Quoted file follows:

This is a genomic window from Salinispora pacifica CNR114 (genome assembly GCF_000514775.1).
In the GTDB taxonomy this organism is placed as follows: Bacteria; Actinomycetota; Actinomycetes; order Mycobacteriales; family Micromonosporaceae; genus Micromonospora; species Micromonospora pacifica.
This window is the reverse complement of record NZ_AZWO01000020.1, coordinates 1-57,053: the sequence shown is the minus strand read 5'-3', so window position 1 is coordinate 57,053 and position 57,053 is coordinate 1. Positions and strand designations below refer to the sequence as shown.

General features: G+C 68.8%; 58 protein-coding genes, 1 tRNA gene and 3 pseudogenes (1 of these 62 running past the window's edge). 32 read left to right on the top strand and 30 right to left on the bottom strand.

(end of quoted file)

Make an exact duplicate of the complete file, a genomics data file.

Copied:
This is a genomic window from Salinispora pacifica CNR114 (genome assembly GCF_000514775.1).
In the GTDB taxonomy this organism is placed as follows: Bacteria; Actinomycetota; Actinomycetes; order Mycobacteriales; family Micromonosporaceae; genus Micromonospora; species Micromonospora pacifica.
This window is the reverse complement of record NZ_AZWO01000020.1, coordinates 1-57,053: the sequence shown is the minus strand read 5'-3', so window position 1 is coordinate 57,053 and position 57,053 is coordinate 1. Positions and strand designations below refer to the sequence as shown.

General features: G+C 68.8%; 58 protein-coding genes, 1 tRNA gene and 3 pseudogenes (1 of these 62 running past the window's edge). 32 read left to right on the top strand and 30 right to left on the bottom strand.